What may sound like a joke at first could lead to a way for people to avoid a dangerous disease.
For the first time, scientists have shown that malaria-transmitting mosquitoes actively avoid feeding on certain animal species such as chickens, using their sense of smell. Odors emitted by species such as chickens could provide protection for humans at risk of mosquito-transmitted diseases, according to a study in the open access Malaria Journal.
Researchers at the Swedish University of Agricultural Sciences and Addis Ababa University, Ethiopia found that Anopheles arabiensis, one of the predominant species transmitting malaria in sub-Saharan Africa, avoids chickens when looking for hosts to feed on. This indicates that, unlike humans, cattle, goats and sheep, chickens are a non-host species for An. arabiensis and that the mosquitoes have developed ways of distinguishing them from host species.
Rickard Ignell, the corresponding author, said: “We were surprised to find that malaria mosquitoes are repelled by the odors emitted by chickens. This study shows for the first time that malaria mosquitoes actively avoid feeding on certain animal species, and that this behavior is regulated through odor cues.”
To find out which species the mosquitoes prefer, the research team collected data on the population of human and domestic animals in three Ethiopian villages. They also collected blood-fed mosquitoes to test for the source of the blood that the mosquitoes had fed on. People living in the areas in which the research was conducted share their living quarters with their livestock. The researchers found that while An. arabiensis strongly prefers human over animal blood when seeking hosts indoors, it randomly feeds on cattle, goats and sheep when outdoors, but avoids chickens in both settings, despite their relatively high abundance.
Since mosquitoes select and discriminate between their hosts mainly based on their sense of smell, the researchers collected hair, wool and feathers from potential host and non-host species to analyze the odor compounds present in them. Identifying certain compounds that were only present in chicken feathers, the researchers used these and other compounds obtained from all species to test their ability to repel mosquitoes from mosquito traps. The traps were set up in 11 thatched houses in one of the villages for a total of 11 days. In each of the houses, a single volunteer aged between 27 and 36 years slept under an untreated bed net.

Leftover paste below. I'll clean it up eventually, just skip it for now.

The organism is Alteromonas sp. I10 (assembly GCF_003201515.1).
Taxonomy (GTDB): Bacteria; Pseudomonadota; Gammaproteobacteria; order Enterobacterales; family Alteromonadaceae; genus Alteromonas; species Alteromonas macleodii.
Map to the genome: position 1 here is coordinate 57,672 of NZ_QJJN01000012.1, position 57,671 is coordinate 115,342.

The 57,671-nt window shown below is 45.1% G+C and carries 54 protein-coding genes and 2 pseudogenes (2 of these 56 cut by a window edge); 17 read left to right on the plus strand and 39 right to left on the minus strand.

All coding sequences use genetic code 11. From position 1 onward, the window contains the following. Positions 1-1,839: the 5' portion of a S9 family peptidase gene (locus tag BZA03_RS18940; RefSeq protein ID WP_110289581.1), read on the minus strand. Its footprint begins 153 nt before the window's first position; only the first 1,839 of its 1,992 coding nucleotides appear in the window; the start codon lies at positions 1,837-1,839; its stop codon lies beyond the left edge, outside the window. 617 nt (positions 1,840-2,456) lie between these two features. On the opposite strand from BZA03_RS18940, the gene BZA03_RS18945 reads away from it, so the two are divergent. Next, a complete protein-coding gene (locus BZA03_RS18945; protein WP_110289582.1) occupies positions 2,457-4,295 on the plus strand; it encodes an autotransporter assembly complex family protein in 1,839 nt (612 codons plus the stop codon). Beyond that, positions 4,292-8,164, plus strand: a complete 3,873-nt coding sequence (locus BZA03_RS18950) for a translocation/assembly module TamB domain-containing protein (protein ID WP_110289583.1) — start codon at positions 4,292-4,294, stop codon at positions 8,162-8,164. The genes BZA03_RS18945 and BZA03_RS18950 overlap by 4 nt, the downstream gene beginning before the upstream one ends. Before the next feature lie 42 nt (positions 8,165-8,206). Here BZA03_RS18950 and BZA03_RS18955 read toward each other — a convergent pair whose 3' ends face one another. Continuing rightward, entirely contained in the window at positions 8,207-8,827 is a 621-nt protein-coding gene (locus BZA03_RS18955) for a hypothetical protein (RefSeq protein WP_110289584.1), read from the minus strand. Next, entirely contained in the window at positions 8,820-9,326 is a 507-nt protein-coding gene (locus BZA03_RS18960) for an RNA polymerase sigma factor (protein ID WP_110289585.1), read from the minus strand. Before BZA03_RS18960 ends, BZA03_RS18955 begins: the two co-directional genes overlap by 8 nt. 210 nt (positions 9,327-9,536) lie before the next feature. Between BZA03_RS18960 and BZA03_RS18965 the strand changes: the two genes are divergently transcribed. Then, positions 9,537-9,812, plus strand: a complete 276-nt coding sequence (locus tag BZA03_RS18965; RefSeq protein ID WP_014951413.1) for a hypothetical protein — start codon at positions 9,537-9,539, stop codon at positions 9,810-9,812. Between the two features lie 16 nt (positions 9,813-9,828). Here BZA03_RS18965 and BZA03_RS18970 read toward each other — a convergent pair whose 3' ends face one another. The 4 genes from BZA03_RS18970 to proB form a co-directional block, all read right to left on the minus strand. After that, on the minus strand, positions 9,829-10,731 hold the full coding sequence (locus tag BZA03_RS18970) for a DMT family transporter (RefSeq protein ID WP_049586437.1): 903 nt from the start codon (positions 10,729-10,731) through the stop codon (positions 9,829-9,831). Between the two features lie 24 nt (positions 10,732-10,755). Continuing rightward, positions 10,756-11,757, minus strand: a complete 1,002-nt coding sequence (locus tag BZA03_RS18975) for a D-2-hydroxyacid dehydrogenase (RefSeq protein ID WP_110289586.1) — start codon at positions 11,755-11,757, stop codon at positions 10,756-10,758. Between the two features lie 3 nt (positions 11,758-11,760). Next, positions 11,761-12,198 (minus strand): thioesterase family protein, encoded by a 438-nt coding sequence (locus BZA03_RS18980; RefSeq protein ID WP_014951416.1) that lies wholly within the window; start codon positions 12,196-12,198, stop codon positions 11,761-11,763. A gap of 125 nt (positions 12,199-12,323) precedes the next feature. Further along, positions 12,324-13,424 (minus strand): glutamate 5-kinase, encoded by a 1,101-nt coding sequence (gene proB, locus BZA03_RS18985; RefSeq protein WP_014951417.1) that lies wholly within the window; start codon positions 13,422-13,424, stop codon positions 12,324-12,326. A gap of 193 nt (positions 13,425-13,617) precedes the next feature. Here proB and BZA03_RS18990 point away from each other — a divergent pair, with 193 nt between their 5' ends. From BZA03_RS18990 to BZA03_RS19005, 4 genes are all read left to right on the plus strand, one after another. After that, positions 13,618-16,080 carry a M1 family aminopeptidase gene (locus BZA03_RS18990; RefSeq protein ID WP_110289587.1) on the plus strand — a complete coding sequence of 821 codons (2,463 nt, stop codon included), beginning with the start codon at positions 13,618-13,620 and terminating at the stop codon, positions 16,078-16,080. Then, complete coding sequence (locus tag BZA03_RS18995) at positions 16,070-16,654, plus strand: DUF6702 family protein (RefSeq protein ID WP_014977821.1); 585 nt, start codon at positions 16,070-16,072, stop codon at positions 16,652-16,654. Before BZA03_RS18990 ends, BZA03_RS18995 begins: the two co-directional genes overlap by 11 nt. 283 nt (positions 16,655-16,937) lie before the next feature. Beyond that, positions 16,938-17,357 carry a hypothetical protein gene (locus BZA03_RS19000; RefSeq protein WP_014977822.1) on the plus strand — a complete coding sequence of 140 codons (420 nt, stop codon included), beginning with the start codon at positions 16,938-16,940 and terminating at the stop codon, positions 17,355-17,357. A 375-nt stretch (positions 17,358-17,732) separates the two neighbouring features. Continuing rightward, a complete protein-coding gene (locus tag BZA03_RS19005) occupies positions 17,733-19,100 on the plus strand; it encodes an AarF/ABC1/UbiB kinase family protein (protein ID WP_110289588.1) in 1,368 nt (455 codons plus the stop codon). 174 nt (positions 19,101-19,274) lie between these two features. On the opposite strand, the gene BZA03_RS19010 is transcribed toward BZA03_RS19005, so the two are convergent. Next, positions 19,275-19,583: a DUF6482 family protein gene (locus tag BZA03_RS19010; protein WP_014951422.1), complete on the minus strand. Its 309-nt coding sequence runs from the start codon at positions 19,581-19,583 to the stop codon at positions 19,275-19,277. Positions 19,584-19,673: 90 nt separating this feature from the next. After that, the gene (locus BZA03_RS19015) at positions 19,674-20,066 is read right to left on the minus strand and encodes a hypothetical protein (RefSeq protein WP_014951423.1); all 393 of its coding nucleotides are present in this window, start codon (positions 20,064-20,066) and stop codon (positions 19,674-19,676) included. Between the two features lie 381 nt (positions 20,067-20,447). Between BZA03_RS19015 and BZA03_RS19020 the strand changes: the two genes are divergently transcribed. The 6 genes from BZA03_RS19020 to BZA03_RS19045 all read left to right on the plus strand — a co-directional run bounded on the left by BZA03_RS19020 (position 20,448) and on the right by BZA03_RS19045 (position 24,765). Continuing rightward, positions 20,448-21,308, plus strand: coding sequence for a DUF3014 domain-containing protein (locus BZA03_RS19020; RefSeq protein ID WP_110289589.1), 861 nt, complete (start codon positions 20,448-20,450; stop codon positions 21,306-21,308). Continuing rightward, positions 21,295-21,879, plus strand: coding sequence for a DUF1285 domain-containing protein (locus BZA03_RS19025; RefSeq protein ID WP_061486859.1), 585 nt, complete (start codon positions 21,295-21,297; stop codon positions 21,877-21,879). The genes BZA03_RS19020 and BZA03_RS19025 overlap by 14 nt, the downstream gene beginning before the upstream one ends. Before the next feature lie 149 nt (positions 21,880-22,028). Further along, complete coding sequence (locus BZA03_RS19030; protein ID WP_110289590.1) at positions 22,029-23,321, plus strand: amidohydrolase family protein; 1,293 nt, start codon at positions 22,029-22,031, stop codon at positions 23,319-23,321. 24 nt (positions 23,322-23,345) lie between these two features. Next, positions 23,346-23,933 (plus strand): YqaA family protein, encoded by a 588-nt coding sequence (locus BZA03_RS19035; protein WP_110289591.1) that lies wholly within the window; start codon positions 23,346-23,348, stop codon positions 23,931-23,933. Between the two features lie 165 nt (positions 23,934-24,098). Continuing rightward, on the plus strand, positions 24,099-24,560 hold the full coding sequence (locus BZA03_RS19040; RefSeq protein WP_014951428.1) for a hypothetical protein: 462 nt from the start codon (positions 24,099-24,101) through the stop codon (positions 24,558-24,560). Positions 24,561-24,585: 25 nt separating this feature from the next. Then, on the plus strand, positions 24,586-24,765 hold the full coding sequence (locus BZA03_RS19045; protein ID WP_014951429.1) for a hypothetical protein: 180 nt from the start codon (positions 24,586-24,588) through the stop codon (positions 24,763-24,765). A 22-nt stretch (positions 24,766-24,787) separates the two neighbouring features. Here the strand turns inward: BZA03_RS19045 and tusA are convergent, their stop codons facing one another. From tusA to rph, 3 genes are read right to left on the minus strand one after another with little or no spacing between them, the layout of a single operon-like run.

The researchers found that significantly fewer mosquitoes were caught in traps baited with chicken compounds than in control traps. Suspending a living chicken in a cage next to a trap had a similar repellent effect.
Because it feeds indoors and outdoors on various host species, An. arabiensis is difficult to control with existing methods, according to previous research. The results of this study suggest that, in combination with established control methods, the odors emitted by chickens and other non-host species could prove useful in controlling An. arabiensis.
Rickard Ignell said: “People in sub-Saharan Africa have suffered considerably under the burden of malaria over an extended period of time and mosquitoes are becoming increasingly physiologically resistant to pesticides, while also changing their feeding habits for example by moving from indoors to outdoors. For this reason there is a need to develop novel control methods. In our study, we have been able to identify a number of natural odour compounds which could repel host-seeking malaria mosquitoes and prevent them from getting in contact with people.”
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